Program Schedule

1662
Rates and Risk Factors for Multidrug-resistant Bacterial Colonization Before and After International Travel

Session: Poster Abstract Session: Infectious Diseases in Travelers, Immigrants, and Refugees
Saturday, October 11, 2014
Room: The Pennsylvania Convention Center: IDExpo Hall BC
Posters
  • Blyth Traveler Colonization Study.pdf (416.0 kB)
  • Background: Multidrug-resistant (MDR) E. coli (MDREC) colonization increases from 2% in US-based to 11% in deployed, healthy military personnel.  It is unclear if colonization with MDR organisms occurs through deployment exposures or risks related to routine overseas travel. This study evaluates rates and risk factors associated with MDR gram-negative bacterial and MRSA colonization after international travel. 

    Methods: Participants traveled internationally ≥5 days.  Pre- and post-travel, colonizing bacteria from oropharyngeal, nares, groin, and peri-rectal (PR) areas were collected using BD CultureSwabTM MaxV(+). Identification and susceptibilities were done by the BD Phoenix system.  Non-MDR pre- and post-travel MDR within a subject were compared by pulsed-field gel electrophoresis (PFGE).  A questionnaire solicited demographics and potential risk factors for MDR acquisition (purpose, itinerary, accommodations, water exposure, antimalarials, antibiotics, hospitalizations, and illness).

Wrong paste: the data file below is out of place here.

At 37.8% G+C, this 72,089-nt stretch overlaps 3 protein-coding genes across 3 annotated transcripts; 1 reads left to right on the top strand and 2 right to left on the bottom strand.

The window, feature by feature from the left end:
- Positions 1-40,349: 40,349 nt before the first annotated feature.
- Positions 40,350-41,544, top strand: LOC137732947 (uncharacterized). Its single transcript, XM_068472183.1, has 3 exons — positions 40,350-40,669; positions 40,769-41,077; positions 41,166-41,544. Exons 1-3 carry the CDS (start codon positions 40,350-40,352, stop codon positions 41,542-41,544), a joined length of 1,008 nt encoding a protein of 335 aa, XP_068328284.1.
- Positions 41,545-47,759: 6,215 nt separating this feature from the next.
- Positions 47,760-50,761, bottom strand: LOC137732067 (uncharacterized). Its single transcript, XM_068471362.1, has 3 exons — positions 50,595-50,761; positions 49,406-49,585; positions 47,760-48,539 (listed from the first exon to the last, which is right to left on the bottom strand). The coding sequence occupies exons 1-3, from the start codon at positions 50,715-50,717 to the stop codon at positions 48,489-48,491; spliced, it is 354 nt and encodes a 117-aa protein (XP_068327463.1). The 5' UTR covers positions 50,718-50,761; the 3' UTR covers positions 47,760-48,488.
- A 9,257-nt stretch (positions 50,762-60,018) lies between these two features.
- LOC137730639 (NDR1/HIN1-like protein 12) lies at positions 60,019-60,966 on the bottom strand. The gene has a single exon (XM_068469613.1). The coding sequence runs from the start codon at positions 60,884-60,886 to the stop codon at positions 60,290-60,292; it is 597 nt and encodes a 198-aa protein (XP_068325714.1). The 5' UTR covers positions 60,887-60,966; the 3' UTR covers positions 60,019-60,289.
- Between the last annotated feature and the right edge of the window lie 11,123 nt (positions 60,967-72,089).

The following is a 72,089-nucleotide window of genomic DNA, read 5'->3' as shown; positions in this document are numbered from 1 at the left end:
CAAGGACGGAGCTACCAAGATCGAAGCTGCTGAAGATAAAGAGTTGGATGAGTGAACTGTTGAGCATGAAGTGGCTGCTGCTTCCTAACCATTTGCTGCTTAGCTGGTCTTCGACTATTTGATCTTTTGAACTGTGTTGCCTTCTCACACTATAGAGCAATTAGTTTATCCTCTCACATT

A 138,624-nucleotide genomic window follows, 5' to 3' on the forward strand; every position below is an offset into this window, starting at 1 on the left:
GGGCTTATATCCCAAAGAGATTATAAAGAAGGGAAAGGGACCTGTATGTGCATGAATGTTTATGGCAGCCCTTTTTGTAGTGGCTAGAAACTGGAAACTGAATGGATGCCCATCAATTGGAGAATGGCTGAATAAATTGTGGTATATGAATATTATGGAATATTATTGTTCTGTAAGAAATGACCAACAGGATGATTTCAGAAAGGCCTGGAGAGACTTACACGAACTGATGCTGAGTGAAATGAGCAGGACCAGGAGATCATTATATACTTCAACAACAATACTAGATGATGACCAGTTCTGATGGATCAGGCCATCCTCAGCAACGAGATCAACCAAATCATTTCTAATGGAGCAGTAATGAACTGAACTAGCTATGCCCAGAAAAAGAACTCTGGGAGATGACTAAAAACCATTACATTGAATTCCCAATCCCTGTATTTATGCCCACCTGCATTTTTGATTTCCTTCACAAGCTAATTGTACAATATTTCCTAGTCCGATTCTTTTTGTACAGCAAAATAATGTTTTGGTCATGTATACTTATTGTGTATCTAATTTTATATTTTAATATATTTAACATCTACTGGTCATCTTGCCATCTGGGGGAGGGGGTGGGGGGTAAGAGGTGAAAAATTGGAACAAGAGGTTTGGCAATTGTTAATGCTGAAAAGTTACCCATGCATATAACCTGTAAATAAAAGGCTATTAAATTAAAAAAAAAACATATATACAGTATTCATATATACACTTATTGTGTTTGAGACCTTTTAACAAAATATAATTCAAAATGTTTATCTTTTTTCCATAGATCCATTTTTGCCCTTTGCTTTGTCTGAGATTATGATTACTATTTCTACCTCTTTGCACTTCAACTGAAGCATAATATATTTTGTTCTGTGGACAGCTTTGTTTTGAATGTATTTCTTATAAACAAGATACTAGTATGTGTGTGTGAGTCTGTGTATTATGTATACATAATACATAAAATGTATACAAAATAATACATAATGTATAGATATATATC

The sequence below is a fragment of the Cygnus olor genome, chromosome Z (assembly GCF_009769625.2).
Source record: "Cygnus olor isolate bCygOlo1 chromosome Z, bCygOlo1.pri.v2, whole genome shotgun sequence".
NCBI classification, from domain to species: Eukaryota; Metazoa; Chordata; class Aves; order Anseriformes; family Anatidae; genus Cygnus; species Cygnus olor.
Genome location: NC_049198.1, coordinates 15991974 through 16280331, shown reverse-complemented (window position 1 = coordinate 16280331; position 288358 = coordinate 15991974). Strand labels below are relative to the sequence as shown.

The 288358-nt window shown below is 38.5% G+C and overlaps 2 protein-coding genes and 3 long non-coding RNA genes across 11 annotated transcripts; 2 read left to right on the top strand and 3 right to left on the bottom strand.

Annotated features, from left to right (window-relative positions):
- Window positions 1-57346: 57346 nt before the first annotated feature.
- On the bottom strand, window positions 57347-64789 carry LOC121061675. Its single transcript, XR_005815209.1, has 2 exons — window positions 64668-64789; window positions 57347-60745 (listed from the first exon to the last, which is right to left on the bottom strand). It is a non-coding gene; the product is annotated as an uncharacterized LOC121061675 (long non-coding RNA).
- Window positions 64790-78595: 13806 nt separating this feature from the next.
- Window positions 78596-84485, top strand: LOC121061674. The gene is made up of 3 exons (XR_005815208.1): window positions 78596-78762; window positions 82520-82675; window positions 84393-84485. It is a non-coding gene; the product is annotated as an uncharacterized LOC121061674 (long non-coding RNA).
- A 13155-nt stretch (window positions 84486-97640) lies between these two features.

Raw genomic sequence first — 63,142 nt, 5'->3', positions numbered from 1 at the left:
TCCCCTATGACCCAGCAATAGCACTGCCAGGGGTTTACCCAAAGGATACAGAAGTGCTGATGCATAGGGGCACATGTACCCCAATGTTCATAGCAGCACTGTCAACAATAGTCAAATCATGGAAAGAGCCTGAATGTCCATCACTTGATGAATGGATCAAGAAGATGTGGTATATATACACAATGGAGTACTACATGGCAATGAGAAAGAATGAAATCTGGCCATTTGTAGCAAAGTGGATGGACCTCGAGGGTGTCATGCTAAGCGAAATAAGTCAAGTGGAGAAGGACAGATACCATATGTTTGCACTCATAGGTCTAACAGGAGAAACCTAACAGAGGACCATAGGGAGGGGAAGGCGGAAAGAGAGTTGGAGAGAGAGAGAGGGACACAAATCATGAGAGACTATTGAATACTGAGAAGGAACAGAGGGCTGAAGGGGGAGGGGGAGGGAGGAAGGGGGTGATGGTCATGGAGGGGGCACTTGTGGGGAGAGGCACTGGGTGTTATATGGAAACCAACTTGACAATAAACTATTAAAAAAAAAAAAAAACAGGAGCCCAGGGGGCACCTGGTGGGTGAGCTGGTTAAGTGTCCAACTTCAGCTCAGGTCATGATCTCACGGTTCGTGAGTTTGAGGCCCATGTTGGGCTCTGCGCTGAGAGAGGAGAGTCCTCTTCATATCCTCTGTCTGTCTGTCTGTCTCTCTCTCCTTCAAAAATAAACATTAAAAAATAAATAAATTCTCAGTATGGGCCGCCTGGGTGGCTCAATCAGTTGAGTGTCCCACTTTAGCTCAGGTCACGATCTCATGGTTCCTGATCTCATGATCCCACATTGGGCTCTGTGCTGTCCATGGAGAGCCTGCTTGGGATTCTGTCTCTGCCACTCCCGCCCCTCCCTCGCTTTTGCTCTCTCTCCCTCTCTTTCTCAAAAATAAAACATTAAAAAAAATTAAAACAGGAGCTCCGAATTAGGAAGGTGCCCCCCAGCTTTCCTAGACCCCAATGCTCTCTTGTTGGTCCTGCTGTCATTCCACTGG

Results: Of 58 participants, 41% were male and median age was 64.  Pre- and post-travel swabs were obtained a median of 10 and 7 days before and after travel, respectively.  Itineraries included 18 to the Caribbean and Central America, 17 to Asia, 16 to Africa, 5 to Europe, 4 to South and North America.  17 of 22 taking malaria prophylaxis used atovaquone/proguanil.  Additional systemic antimicrobials included 2 ciprofloxacin, 1 erythromycin, 1 azithromycin, 1 cephalexin, and 1 unknown antibiotic.  The only MDR organism isolated was MDREC in 5 (9%) participants post-travel (all PR and unrelated by PFGE).  There were no statistically significant associations between exposure risks and new MDREC colonization.  Of 36 participants colonized with E. coli pre- and post-travel, new resistance was detected:  15 (42%) trim/sulfa (p<0.01) and 16 (44%) tetracycline (p<0.01).  Risks associated with new resistance only occurred with tetracycline; notably local water ingestion (p<0.05).  No participants were colonized with MRSA pre- or post-travel. 

    Conclusion: Consistent with prior studies, new antibiotic resistance was noted in colonizing E. coli after international travel.  9% of participants acquired new strains of MDREC without identified risks.

    Dana M. Blyth, M.D.1, Katrin Mende, PhD1,2, Ashley M. Maranich, M.D.1, Miriam L. Beckius, MPH1, Kristie Harnisch1, Crystal Rosemann1, Wendy C. Zera, BS2, Clinton K. Murray, MD1 and Kevin S. Akers, MD1, (1)San Antonio Military Medical Center, JBSA Fort Sam Houston, TX, (2)Infectious Disease Clinical Research Program, Uniformed Services University of the Health Sciences, Bethesda, MD

    Disclosures:

    D. M. Blyth, None

    K. Mende, None

    A. M. Maranich, None

    M. L. Beckius, None

    K. Harnisch, None

    C. Rosemann, None

    W. C. Zera, None

    C. K. Murray, None

    K. S. Akers, None

    Findings in the abstracts are embargoed until 12:01 a.m. EDT, Oct. 8th with the exception of research findings presented at the IDWeek press conferences.

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